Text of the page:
Erasing Trauma

Xenon gas exposure appears to reduce fearful memories 

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Researchers at Harvard Medical School and McLean Hospital are reporting that xenon gas, used in humans for anesthesia and diagnostic imaging, has the potential to be a treatment for post-traumatic stress disorder (PTSD) and other memory-related disorders.

“We found that xenon gas has the capability of reducing memories of traumatic events” in an animal model, said Edward Meloni, assistant professor of psychiatry at Harvard Medical School and assistant psychologist at McLean Hospital. “It’s an exciting breakthrough, as this has the potential to be a new treatment for individuals suffering from PTSD.”

In the study, published in the current issue of PLOS ONE, Meloni and Marc Kaufman, HMS associate professor of psychiatry at McLean and director of the hospital’s Translational Imaging Laboratory, examined whether a low concentration of xenon gas could interfere with a process called reconsolidation—a state in which reactivated memories become susceptible to modification.

“We know from previous research that each time an emotional memory is recalled, the brain actually restores it as if it were a new memory. With this knowledge, we decided to see whether we could alter the process by introducing xenon gas immediately after a fear memory was reactivated,” explained Meloni.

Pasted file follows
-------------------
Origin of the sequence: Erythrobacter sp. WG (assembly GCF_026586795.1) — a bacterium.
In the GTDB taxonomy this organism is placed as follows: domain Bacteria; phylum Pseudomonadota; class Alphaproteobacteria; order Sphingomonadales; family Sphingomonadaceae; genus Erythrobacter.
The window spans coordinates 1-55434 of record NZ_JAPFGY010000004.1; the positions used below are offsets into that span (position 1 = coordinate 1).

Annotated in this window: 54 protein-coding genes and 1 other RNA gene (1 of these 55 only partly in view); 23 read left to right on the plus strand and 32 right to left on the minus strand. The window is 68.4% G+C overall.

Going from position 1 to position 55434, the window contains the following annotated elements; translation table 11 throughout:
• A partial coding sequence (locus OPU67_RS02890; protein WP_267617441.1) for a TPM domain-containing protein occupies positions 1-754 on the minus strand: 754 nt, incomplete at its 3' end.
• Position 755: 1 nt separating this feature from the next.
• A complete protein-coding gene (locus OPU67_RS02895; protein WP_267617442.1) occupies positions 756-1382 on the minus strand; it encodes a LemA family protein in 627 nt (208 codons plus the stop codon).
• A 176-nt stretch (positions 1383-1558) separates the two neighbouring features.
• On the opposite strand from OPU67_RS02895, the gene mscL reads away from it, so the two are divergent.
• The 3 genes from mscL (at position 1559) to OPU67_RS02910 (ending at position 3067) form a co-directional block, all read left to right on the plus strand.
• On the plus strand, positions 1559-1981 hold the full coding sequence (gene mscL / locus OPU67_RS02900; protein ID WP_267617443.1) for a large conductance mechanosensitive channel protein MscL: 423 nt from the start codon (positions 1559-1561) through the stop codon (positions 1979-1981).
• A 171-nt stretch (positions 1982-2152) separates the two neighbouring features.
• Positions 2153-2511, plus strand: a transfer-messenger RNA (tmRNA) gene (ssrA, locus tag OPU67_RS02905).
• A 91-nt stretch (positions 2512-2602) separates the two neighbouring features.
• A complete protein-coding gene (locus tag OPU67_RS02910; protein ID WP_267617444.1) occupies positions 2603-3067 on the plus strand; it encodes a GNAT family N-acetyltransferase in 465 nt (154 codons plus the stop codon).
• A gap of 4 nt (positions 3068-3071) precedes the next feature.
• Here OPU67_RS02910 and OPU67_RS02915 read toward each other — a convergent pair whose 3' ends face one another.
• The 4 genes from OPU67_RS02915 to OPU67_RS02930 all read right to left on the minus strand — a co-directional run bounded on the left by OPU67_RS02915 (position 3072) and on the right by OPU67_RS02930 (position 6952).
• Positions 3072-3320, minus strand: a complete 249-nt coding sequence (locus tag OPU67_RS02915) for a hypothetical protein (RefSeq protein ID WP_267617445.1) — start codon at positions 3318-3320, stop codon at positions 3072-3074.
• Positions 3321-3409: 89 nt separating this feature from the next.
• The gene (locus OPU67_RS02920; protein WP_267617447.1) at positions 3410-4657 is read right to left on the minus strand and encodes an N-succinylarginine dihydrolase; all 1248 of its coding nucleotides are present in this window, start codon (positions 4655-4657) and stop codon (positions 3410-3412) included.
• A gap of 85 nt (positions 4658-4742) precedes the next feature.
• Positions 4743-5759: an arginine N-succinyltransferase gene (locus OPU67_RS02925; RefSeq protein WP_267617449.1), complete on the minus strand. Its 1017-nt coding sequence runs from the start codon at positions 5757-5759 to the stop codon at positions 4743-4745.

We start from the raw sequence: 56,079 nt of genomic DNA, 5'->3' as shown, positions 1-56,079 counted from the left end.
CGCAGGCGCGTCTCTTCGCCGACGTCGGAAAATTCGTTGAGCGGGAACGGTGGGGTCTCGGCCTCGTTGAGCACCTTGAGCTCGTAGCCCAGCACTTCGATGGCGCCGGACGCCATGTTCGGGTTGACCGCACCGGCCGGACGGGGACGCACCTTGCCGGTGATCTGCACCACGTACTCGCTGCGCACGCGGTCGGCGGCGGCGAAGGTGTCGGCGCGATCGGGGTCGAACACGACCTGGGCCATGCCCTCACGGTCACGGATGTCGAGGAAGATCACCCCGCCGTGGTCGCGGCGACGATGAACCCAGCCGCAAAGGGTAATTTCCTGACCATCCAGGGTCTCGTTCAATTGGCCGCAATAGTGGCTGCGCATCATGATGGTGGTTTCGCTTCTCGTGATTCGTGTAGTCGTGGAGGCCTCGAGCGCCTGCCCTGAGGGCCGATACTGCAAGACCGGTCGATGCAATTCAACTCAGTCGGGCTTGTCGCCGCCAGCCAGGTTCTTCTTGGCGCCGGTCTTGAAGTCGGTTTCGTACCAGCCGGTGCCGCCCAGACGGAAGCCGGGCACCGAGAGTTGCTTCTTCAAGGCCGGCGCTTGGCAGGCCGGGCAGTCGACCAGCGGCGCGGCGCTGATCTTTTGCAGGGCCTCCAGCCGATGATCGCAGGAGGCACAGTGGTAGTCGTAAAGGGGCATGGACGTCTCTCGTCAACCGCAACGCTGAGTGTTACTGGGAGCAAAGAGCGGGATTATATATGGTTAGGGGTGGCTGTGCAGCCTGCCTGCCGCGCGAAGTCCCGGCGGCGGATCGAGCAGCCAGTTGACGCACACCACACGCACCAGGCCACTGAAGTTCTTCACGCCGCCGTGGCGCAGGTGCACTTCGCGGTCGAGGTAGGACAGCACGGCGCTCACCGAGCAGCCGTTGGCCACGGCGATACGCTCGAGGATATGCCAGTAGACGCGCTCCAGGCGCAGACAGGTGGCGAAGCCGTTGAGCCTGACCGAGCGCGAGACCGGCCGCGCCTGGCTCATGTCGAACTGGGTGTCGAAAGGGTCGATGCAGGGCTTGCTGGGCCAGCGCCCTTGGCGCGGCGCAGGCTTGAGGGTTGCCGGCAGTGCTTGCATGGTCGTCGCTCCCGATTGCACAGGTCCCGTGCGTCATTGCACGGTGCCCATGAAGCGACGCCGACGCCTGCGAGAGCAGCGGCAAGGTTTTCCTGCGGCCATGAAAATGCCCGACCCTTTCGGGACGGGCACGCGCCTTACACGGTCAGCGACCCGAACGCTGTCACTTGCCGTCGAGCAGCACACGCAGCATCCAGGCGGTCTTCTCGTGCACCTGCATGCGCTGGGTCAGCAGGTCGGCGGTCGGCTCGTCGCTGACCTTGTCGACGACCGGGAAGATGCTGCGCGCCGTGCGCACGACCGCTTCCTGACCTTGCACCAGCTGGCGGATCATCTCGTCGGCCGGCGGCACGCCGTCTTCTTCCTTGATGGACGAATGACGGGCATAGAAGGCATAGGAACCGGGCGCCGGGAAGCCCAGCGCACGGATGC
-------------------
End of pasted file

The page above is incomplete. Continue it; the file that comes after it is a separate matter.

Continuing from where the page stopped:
The investigators used an animal model of PTSD called fear conditioning to train rats to be afraid of environmental cues that were paired with brief foot shocks. Reactivating the fearful memory was done by exposing the rats to those same cues and measuring their freezing response as an indicator of fear.

“We found that a single exposure to the gas, which is known to block NMDA receptors involved in memory formation in the brain, dramatically and persistently reduced fear responses for up to two weeks. It was as though the animals no longer remembered to be afraid of those cues,” said Meloni.

Meloni pointed out that the inherent properties of a gas such as xenon make it especially attractive for targeting dynamic processes such as memory reconsolidation.

“Unlike other drugs or medications that may also block NMDA receptors involved in memory, xenon gets in and out of the brain very quickly,” he said. “This suggests that xenon could be given at the exact time the memory is reactivated, and for a limited amount of time, which may be key features for any potential therapy used in humans.”

For these investigators, several questions remain to be addressed with further testing.

“From here we want to explore whether lower xenon doses or shorter exposure times would also block memory reconsolidation and the expression of fear. We’d also like to know if xenon is as effective at reducing traumatic memories from past events, so-called remote memories, versus the newly formed ones we tested in our study,” said Meloni.

Meloni and Kaufman said that future studies are planned to test whether the effects of xenon seen in their study will translate to humans.

Given that intrusive re-experiencing of traumatic memories—including flashbacks, nightmares, distress and physiological reactions induced when confronted with trauma reminders—is a hallmark symptom for many who suffer from PTSD, a treatment that alleviates the impact of those painful memories could provide welcome relief.

Adapted from a McLean Hospital news release.